Father turned and challenged his gaze with one of greater authority.  “Robert," he said crossly, "this is the only lead we have had in two months.  I wasn’t about to lose out this time by not following up on it myself.  The last two leads were completely botched by the helpers we contacted.  That is why I contacted you.  And this time, I did not want anyone else involved, which is why I shared very little with you until we arrived in California.  It has nothing to do with being old-fashioned.”

 

Father paused for air and then continued.  “We both know that the Wongs are two of the few helpers that Vincent would have trusted enough to get in touch with.  As I have already explained to you, the fact that this woman, this Catherine Chandler, called the herb shop with the message January 12th, the date that Vincent was found outside the hospital, must mean that she has had some contact with Vincent.  He is the only one that could have given such an unusual message.  Lin returned Miss Chandler’s call at midnight, but apparently she had already checked out of her hotel.  The only way to get more information was to visit the hotel in person.  When I called Miss Chandler’s law firm and spoke to Charles Chandler, he said she was here…at this house.  Now, come and help me look around for any signs of Vincent.”

 

Catherine and Vincent had done a remarkable job of removing all traces of their visit to the house during their hurried packing.  The men had almost given up when Father finally saw a familiar shirt and pants in the laundry room wastebasket.  

 

He was in such shock and disbelief that he could hardly pick them up.  He looked them over, noting how worn they were, and feeling the multiple small holes where the darts had gone through.  Wherever Vincent had been these past few months could not have been a good place.  A ladies compact dropped to the floor from the pocket of the pants.  Father picked it up and turned it over.  On the back in small letters was written the name Catherine Chandler. 

 

“Well, look at that,” Robert said as he peered over Father’s shoulder.  “Perhaps you missed your calling,” he added with a twinkle of amusement in his eyes. 

 

Father wrinkled his brow and ignored him.  Yes, it appeared they were on the right path, but what now?  Was he dead?  And they had thrown his clothes away?  It didn’t make any sense.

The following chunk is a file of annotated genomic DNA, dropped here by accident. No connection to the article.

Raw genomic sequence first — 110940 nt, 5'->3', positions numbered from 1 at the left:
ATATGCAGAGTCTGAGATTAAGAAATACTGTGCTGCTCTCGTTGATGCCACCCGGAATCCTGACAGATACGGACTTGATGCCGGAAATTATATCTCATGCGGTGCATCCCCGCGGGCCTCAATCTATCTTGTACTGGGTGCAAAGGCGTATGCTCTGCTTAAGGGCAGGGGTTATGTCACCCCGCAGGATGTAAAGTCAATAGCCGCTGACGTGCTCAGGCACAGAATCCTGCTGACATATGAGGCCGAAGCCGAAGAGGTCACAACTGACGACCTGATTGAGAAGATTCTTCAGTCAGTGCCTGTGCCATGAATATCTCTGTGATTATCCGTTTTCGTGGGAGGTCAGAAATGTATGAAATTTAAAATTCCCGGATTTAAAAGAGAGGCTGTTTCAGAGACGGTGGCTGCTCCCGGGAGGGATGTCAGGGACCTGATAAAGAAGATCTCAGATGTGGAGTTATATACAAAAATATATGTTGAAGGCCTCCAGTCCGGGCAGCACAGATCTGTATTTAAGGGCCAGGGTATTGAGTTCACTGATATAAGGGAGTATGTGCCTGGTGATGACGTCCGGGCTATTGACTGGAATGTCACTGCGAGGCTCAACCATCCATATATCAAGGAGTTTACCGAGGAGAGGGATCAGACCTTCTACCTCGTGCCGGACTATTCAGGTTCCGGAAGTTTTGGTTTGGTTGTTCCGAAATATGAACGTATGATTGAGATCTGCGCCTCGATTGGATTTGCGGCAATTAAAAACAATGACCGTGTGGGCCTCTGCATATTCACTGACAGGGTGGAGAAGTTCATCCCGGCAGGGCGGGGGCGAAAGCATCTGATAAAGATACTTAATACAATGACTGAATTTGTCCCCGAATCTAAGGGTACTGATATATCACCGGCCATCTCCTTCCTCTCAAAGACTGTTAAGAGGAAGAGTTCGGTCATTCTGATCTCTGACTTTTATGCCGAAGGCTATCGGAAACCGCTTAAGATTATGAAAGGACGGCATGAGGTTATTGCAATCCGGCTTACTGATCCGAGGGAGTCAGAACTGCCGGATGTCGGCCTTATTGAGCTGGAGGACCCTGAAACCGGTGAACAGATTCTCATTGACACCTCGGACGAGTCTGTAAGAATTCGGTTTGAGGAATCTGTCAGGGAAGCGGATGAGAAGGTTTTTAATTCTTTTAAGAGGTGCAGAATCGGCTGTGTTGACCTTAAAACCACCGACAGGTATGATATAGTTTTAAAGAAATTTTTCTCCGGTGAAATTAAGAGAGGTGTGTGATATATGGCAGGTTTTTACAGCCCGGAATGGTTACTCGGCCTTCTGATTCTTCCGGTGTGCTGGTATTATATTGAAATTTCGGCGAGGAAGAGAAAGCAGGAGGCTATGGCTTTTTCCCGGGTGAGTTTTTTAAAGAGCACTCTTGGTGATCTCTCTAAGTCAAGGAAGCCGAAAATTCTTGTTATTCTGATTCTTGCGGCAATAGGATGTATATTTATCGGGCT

They continued to check the rest of the house, splitting up and sweeping each room thoroughly.  Robert wandered over to some shelves in the living room, turned on a small lamp, and began looking at the photographs.  They were aligned like a time-line…stopping in the 1970s: a young woman graduating from college; a wedding photograph; a woman holding a baby; a man, a woman, a little girl; a little girl on a bicycle, at the beach, in New York.  The photo timeline seemed to stop abruptly at this point.  His keen eyes took in everything before turning the light off again and moving on.      

 

Father walked into the living room and began searching the cabinet under the coffee table.  There were some old magazines and a few children’s toys but nothing related to Vincent.  He heard a noise from the kitchen and walked over to the doorway to investigate.    

 

“How is there no food in this house?”  Robert’s muffled voice said from somewhere inside the fridge. 

 

“How can you worry about food right now?”  Father replied sternly. 

 

“Easy,” said Robert.  “It’s called not eating since lunchtime. Not to mention they don’t serve a meal in Coach.  Though it’s probably a good thing I’m skinny…or I wouldn’t have fit through that window,” he said as he shut the fridge.  He reached in his pocket, pulled out a stick of gum, and began to chew it with vigor.  “Anyway,” he continued, “there aren’t many clues to go on up here.  Let’s see if there’s a basement.”